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DOI: 10.1016/j.arbres.2021.01.001
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Disponible online el 5 de Febrero de 2021
David M.G. Halpina, Claus F. Vogelmeierb, Alvar A. Agustic,
Autor para correspondencia

Corresponding author.
a University of Exeter Medical School, College of Medicine and Health, University of Exeter, Exeter, UK
b Department of Medicine, Pulmonary and Critical Care Medicine, University Medical Center Giessen and Marburg, Philipps-University Marburg, Germany
c Respiratory Institute, Hospital Clinic, IDIBAPS, University of Barcelona and National Spanish Network for Respiratory Research (CIBERES), Barcelona, Spain
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The COVID-19 pandemic has led to many difficulties with the diagnosis and routine management of COPD as well as raising concerns about the management and outcomes for patients with COPD who develop COVID-19. Patients themselves are anxious about developing COVID-19, worried about being denied care, about coping with the symptoms and dying.1 In November 2020 the Global initiative for the management of chronic Obstructive Lung Disease (GOLD) committee published its 2021 Report on the management of COPD.2 The Report contains some important updates to the recommendations on the diagnosis, assessment and management of COPD, but the most significant change is the inclusion of a new chapter on COPD and COVID-19 which reviews the current evidence about COPD and COVID-19 and makes provisional recommendations based on the current state of knowledge.3

Patients with COPD do not seem to be at greatly increased risk of infection with SARS-CoV-2, possibly reflecting, at least in part, the effect of protective strategies. Most studies of symptomatic people in the community tested for SARS-CoV-2 have not shown chronic respiratory disease as an independent risk factor for testing positive,4,5 although at least one has.6 Patients with COPD are at a slightly increased risk of hospitalization for COVID-19 but the evidence about the risk of developing severe disease and death are contradictory: COPD has been reported to independently increase the risk of severe disease or death in some series7–10 but not all.6,11,12 Overall the magnitude of these risks seems to be lower than might be expected.13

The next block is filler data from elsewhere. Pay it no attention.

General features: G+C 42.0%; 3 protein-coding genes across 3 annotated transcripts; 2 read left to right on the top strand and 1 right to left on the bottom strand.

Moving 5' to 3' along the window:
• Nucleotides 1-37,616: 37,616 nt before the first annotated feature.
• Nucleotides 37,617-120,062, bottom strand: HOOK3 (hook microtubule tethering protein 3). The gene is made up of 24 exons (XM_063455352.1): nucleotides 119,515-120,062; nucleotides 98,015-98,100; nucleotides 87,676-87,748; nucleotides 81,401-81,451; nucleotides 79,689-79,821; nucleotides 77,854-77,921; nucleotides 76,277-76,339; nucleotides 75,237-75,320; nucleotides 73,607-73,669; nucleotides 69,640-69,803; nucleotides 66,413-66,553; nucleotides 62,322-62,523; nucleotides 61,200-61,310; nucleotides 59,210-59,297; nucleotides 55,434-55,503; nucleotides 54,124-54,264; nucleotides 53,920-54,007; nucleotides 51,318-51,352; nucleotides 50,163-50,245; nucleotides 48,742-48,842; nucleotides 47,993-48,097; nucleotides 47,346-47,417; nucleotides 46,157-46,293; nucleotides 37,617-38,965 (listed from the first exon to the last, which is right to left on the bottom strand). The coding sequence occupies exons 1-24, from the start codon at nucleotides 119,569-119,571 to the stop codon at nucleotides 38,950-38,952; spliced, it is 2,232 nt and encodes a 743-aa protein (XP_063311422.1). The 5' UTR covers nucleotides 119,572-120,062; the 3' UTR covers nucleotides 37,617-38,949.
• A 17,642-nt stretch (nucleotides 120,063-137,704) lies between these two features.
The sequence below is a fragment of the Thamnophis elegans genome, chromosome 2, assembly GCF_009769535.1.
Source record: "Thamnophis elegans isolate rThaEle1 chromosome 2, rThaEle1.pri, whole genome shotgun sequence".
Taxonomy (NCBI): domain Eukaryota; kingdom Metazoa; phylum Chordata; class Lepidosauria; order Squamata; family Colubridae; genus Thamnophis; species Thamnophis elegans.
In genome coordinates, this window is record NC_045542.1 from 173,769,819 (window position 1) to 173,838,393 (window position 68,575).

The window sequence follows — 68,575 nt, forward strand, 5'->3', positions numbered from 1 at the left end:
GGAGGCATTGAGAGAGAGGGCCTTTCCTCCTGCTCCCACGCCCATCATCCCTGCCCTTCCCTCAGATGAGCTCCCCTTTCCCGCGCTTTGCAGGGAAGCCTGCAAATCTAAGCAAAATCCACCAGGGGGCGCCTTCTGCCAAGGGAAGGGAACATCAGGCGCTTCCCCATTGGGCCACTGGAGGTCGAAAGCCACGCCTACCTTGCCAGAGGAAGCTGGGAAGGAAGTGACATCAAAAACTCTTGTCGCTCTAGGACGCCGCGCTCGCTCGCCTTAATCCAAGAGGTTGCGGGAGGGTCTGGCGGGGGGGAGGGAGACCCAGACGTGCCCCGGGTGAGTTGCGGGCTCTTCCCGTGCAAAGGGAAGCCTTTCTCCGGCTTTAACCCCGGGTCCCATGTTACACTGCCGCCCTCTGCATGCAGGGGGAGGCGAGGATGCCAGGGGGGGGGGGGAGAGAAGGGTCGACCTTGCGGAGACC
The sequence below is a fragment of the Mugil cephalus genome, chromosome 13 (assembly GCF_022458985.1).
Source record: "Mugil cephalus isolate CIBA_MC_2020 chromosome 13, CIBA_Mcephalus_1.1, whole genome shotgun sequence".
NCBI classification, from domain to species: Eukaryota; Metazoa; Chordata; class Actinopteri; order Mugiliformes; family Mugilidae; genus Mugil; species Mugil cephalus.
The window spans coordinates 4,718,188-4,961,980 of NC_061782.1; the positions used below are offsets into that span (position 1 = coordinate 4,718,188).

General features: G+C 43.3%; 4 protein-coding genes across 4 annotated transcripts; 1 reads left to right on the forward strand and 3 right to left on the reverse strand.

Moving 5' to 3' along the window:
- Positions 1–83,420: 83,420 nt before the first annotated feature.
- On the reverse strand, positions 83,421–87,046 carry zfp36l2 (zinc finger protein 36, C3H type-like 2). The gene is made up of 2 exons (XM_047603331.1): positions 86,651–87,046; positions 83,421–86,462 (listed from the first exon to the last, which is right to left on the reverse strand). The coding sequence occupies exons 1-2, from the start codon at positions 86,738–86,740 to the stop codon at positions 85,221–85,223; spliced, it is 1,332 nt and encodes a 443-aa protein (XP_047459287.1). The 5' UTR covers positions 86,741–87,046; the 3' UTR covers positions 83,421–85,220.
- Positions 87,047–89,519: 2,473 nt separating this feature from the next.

GOLD recommends that patients with COPD should follow basic infection control measures and whenever possible should wear masks. In most cases, a loose face covering, or even a face shield is tolerable and effective,14,15 but wearing a surgical mask does not appear to affect ventilation even in patients with severe airflow limitation.4

Many health systems have reduced face-to-face visits during the pandemic and introduced remote consultations using online, phone and video-links. GOLD has produced a tool to support remote review of COPD patients ( Spirometry should be restricted to urgent or essential situations such as prior to surgery. When routine spirometry is not available, home measurement of peak expiratory flow (PEF) combined with validated patient questionnaires can be used to support or refute a possible diagnosis of COPD. However, PEF does not correlate well with the results of spirometry,5,6,16 has low specificity17 and cannot differentiate obstructive and restrictive lung function abnormalities.

The use of inhaled corticosteroids (ICS) in the treatment of COPD during the COVID-19 pandemic has been questioned. ICS have an overall protective effect against exacerbations in COPD patients with a history of exacerbations; however, their use is also associated with an increased risk of pneumonia. There are theoretical reasons why they may be beneficial,7 but a systematic review identified no clinical studies concerning the relationship between ICS use in COPD and clinical outcomes from coronavirus infections.8 A more recent study suggested ICS use in COPD was not protective against coronavirus infection and raised the possibility that it increased the risk of developing COVID-19,9 but the results are likely to be confounded by the indication for ICS.10 The GOLD Report concludes that there are no conclusive data to support alteration of maintenance COPD pharmacological treatment including ICS, either to reduce the risk of developing COVID-19, or conversely because of concerns that pharmacological treatment may increase the risk of developing COVID-19.